England

englandAlthough cricket is believed to have been invented in England, the English are rarely considered to be the best in the world. They are certainly one of the top teams, but they have a habit of falling at the final hurdle, of disappointing their diehard fans during the big tournaments. The English game is one of the strongest and richest in the cricketing world, and this has fed the England national team with some of the best players that the game has ever seen, but combined, and when it matters, those players have struggled to make as much of an impact as they perhaps could have done.

History

The England cricket team consists of players from both England and Wales, and until 1992 Scottish players were also invited to the team, before they broke off and created their own team. The England team, along with Australia, were the first ever to play an international test match and to this day England’s biggest rivals are Australia.

England are regularly ranked in the top 10 and over their long history, beginning in 1877, they have played close to 1,000 test matches. They have been ranked as the world number 1 on a previous occasion, but this is not a ranking that they held onto for long.

Biggest Players

Andrew “Freddy” Flintoff is one of the most successful England players in recent years, and one whose fame and personality extended it beyond cricket. You’ll have to search long and hard to find anyone in England who doesn’t know who he is or what he did. As a renowned fast bowler and consistent batsman, Flintoff’s career didn’t last very long, with injury and fitness problems cutting his career short. He spent just 11 years as a professional, but the impact he made in that time was huge. One of his biggest performances was in the 2005 Ashes, in which he was voted as the Player of the Series, earning himself legendary status in the process.

Ian Botham played his last Test series before Flintoff played his first, but his impact on the English game was just as impressive, if not more so. Botham was an all-rounder, a player who excelled in all areas of the game, and one who even received a knighthood for his services to cricket. Botham holds a number of Test records, arguably the most impressive of which is his achievement of taking 5 wickets and scoring a century in an innings in the same test match, something which he managed 5 times, and which no one else has done more than twice.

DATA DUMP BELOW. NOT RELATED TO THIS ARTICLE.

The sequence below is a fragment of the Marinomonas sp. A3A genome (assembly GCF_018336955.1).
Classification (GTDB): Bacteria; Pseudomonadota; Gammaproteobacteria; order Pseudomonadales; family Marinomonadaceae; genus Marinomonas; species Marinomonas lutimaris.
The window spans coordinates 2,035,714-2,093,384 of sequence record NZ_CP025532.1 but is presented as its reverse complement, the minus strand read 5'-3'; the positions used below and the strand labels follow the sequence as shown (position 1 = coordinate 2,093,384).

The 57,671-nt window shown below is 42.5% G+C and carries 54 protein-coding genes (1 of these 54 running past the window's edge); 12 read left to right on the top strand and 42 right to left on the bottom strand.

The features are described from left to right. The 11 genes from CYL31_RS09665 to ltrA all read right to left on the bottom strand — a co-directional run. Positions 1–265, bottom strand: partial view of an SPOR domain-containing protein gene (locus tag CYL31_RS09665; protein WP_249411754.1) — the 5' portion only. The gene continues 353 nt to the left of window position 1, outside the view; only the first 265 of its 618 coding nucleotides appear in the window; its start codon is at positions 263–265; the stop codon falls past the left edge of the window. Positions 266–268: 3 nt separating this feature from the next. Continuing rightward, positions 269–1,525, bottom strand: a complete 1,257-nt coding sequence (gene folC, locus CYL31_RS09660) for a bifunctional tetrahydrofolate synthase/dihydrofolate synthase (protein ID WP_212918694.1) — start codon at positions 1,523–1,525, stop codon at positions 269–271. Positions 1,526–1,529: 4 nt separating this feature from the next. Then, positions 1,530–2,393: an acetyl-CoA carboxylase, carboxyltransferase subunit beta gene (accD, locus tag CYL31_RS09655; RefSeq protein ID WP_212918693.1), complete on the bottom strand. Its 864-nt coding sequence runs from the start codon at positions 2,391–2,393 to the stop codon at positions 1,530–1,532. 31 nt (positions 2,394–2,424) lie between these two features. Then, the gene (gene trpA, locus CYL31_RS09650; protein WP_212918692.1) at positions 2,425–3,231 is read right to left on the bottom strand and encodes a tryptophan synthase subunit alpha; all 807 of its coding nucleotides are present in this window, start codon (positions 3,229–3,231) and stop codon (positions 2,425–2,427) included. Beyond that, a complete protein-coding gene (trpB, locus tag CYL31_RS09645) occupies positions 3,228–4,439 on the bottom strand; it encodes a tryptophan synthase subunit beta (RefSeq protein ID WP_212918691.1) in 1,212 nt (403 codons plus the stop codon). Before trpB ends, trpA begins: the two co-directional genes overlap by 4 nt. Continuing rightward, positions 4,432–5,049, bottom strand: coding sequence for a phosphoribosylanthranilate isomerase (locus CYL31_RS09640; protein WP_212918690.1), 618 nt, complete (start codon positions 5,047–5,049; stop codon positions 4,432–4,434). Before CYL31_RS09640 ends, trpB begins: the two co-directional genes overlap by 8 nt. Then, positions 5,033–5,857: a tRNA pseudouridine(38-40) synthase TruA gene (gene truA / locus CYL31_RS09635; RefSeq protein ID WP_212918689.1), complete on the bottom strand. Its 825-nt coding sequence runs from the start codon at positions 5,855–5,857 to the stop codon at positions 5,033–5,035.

The only English player to make it in Dickie Bird’s Legendary XI, IS Alan Knott, who also made it into the ICC Hall of Fame. Knott played in a different era to the names mentioned above, making his debut in 1967, but his impact on the game was huge and over the course of his 20 year International career, ending with an ODI against Australia, he achieved a record that any player in history would be proud of.

Form and Biggest Wins

England have never won the ICC World Cup, despite being considered one of the game’s biggest teams. In the first 5 World Cups, hosted from 1975 to 1992, they made it to three finals and two semi-finals, but failed to clinch the title. Their record in the ICC Champions Trophy is also one of “close but no cigar”, but they did succeed in the ICC World Twenty20 in 2010, claiming one of their biggest victories to date, and their first in a major International tournament.

This tournament was held in the West Indies, and whilst England were certainly one of the shorter-priced teams, they were not the favorites and went into the tournament as the 6th seed, with Pakistan as the first and Sri Lanka as the second. England had a little luck in the group stage. They lost to the West Indies by 8 wickets and knew that a victory against unseeded Ireland would secure passage to the next round, only for them to watch as the game was abandoned. This meant they finished on the same points as Ireland, but edged ahead of them because of their run-rate.

Hopes were not high after this, with many predicting that England would fail to make it through the Super 8s, but those predictions would prove to be false as England won all three of their games, including against South Arica and New Zealand, both of whom were seeded higher than them prior to the start of the tournament.

In the Knockout stage England edged Sri Lanka and then beat their old rivals Australia to claim a success that had looked very unlikely prior to the tournament’s start and during its early stages.

Elsewhere, England have also won the Ashes a few time, an event that is contested between England and Australia, but in multi-stage tournaments played on a global scale, the 2010 Twenty20 is their solitary victory.